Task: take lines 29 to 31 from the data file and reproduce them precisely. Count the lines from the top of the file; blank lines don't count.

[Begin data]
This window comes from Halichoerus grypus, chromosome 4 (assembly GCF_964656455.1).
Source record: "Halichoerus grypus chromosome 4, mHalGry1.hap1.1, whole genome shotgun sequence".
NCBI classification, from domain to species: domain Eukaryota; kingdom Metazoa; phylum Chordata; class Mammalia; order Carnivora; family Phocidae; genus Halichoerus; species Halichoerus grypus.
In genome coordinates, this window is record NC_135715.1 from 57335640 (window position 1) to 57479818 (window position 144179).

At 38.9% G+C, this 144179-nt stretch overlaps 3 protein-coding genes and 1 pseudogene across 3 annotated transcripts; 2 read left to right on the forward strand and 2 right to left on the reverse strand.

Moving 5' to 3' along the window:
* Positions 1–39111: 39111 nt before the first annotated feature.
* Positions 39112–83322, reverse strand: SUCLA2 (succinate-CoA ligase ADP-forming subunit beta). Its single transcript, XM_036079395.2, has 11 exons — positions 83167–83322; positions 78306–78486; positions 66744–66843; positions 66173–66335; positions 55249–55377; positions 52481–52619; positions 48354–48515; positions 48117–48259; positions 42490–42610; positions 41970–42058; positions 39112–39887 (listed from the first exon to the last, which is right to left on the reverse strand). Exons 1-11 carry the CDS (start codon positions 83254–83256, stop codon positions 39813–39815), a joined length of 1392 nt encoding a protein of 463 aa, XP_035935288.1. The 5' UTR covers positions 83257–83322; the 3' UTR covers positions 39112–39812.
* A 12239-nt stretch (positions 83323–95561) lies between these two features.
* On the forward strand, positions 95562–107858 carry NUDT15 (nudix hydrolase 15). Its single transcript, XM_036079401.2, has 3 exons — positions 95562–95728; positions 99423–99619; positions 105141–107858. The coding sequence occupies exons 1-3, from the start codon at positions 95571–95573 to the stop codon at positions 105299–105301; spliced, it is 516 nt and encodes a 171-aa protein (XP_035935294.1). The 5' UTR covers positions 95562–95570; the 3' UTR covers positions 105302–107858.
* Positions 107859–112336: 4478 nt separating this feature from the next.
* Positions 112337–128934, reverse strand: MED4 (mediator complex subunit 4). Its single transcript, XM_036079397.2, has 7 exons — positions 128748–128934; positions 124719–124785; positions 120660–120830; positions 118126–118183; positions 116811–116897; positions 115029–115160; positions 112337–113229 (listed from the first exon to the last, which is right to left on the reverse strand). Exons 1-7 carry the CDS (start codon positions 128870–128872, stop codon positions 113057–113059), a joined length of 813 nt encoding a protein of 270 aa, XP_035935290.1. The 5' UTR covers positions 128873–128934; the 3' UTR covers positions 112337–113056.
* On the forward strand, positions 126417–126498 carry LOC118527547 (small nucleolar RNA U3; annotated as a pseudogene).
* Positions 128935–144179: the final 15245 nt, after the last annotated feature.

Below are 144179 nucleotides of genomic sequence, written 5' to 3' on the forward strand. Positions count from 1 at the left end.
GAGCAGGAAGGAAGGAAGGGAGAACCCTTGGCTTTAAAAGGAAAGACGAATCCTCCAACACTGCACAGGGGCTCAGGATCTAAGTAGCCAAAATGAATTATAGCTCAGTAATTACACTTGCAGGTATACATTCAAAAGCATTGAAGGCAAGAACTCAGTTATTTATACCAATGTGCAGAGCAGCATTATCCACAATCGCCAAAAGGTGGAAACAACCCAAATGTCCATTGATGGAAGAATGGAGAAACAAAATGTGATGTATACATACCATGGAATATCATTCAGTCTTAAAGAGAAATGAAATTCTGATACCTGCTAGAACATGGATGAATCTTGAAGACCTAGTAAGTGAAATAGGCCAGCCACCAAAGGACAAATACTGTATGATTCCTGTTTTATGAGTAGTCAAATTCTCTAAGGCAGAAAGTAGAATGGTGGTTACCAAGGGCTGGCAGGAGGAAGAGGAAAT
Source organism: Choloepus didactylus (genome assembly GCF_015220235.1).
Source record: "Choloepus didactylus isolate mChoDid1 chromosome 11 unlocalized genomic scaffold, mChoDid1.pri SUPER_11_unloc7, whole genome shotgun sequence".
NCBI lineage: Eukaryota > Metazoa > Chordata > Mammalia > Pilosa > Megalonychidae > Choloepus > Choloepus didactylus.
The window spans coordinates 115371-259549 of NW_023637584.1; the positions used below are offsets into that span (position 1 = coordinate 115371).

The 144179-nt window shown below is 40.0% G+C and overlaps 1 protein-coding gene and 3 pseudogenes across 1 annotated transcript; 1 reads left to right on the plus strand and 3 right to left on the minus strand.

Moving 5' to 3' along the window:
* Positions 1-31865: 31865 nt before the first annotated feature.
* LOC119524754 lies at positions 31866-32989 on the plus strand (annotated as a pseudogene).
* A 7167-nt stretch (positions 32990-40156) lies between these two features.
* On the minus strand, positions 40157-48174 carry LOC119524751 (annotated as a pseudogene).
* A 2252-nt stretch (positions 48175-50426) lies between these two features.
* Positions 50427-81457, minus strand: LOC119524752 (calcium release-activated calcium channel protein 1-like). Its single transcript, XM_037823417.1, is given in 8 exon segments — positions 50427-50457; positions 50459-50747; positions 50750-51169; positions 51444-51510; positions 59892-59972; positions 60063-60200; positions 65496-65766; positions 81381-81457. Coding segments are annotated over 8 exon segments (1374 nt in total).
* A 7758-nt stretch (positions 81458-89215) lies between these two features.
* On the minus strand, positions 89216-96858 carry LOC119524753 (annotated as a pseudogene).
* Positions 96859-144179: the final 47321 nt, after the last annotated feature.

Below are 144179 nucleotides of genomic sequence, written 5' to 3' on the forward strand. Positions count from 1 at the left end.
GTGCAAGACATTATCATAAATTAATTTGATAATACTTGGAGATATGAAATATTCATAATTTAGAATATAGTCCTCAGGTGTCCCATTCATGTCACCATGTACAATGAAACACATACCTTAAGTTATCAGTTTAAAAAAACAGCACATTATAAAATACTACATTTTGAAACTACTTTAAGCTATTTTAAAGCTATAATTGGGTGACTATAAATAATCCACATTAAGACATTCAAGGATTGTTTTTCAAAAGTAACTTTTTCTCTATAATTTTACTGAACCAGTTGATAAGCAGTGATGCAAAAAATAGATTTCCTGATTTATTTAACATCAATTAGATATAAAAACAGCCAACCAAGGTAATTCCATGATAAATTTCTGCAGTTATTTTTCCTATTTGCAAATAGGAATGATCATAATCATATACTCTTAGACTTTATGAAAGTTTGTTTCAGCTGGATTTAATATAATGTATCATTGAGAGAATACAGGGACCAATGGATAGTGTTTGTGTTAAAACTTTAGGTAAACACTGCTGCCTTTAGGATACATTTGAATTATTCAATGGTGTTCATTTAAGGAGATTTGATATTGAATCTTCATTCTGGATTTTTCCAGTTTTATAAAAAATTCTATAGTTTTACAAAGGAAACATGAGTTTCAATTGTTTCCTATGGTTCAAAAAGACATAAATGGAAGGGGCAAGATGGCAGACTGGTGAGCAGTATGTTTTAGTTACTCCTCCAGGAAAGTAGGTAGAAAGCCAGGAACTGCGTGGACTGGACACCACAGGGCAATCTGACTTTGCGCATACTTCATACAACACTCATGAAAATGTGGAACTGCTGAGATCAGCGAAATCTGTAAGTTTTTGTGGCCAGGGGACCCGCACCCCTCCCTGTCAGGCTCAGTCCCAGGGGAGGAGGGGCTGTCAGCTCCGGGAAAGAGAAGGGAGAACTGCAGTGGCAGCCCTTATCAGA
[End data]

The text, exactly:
* A 7758-nt stretch (positions 81458-89215) lies between these two features.
* On the minus strand, positions 89216-96858 carry LOC119524753 (annotated as a pseudogene).
* Positions 96859-144179: the final 47321 nt, after the last annotated feature.